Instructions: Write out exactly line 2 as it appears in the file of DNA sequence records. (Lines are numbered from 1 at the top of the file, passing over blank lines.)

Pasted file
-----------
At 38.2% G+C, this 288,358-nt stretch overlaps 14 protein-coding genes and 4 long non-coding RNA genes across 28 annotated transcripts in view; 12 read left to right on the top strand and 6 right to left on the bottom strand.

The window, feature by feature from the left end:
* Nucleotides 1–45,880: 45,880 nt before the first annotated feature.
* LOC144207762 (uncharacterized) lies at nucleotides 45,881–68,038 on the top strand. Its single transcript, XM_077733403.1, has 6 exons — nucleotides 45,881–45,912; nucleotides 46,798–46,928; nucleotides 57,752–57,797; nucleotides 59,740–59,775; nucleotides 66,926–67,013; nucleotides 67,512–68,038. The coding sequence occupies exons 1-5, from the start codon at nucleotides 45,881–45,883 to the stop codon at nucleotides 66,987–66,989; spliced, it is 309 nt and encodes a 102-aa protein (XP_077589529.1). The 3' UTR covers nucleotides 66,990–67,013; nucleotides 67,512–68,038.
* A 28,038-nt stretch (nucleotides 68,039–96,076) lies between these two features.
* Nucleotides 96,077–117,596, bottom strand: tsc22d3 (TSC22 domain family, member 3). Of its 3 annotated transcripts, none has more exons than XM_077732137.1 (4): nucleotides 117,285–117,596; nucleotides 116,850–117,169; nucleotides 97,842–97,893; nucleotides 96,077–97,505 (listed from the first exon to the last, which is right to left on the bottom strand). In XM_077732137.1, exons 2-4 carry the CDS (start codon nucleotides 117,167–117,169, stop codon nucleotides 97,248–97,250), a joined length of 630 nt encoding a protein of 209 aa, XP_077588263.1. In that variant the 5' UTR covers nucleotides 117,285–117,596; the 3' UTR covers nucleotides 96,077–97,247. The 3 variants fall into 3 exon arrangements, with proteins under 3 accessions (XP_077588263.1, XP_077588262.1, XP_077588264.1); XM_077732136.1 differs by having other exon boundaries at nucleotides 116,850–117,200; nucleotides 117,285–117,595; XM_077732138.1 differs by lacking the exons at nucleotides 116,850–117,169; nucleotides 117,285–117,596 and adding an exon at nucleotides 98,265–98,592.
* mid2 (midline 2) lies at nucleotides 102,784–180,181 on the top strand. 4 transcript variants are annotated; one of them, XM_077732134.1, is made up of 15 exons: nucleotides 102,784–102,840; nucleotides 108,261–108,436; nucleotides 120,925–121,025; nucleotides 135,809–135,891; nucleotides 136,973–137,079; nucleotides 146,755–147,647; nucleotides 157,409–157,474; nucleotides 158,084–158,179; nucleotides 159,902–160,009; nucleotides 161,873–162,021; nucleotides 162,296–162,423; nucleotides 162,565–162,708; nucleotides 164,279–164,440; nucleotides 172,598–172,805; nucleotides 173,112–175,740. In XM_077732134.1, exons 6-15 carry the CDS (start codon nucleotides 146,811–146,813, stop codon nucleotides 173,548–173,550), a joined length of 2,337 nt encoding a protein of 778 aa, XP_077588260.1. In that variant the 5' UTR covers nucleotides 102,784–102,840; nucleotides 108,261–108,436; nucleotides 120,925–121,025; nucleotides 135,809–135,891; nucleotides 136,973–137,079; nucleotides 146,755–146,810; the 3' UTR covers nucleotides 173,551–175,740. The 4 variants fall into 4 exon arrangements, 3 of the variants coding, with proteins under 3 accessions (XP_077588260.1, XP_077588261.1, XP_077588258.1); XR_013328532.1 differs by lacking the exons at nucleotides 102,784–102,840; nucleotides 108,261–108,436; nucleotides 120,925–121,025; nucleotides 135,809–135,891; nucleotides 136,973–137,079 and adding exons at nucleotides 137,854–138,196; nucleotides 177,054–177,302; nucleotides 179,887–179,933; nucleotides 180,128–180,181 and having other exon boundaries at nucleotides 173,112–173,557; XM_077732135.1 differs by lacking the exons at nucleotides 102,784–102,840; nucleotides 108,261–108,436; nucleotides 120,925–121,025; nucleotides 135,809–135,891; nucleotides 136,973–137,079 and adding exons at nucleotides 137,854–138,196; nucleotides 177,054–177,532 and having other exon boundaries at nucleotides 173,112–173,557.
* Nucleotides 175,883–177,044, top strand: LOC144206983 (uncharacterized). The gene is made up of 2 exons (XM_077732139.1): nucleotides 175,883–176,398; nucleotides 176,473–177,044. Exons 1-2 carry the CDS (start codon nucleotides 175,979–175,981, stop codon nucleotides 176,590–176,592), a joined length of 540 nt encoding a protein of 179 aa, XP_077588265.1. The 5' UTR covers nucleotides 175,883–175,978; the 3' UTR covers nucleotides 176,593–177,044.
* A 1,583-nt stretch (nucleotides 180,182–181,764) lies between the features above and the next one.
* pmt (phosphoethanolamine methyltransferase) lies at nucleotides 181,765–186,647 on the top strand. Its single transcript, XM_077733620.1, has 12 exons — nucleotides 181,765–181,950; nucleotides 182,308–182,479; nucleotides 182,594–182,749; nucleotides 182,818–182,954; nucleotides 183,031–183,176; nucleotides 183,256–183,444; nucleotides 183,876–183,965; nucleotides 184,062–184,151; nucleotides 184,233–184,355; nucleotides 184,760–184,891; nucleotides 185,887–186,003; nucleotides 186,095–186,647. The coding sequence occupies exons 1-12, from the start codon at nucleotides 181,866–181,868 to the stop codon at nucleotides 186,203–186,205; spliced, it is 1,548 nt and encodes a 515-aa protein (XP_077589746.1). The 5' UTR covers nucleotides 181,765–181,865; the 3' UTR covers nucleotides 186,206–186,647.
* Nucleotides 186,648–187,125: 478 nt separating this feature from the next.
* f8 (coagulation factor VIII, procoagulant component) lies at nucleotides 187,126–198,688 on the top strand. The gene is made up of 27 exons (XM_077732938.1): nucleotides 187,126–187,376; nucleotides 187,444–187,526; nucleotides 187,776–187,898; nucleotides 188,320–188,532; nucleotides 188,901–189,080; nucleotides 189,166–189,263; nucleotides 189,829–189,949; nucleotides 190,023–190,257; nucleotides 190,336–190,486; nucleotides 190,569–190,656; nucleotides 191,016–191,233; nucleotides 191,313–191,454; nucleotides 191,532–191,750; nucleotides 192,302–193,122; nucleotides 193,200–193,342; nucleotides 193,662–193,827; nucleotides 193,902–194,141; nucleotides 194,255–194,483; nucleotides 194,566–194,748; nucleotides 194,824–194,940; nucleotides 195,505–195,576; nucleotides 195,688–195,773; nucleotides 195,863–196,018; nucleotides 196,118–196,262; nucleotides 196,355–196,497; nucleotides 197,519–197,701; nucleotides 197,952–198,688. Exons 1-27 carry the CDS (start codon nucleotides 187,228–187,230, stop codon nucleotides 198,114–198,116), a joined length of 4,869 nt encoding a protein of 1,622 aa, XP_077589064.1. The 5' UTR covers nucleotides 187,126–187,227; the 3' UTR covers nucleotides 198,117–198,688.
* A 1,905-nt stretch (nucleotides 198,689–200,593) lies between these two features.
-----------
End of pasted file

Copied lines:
The window, feature by feature from the left end: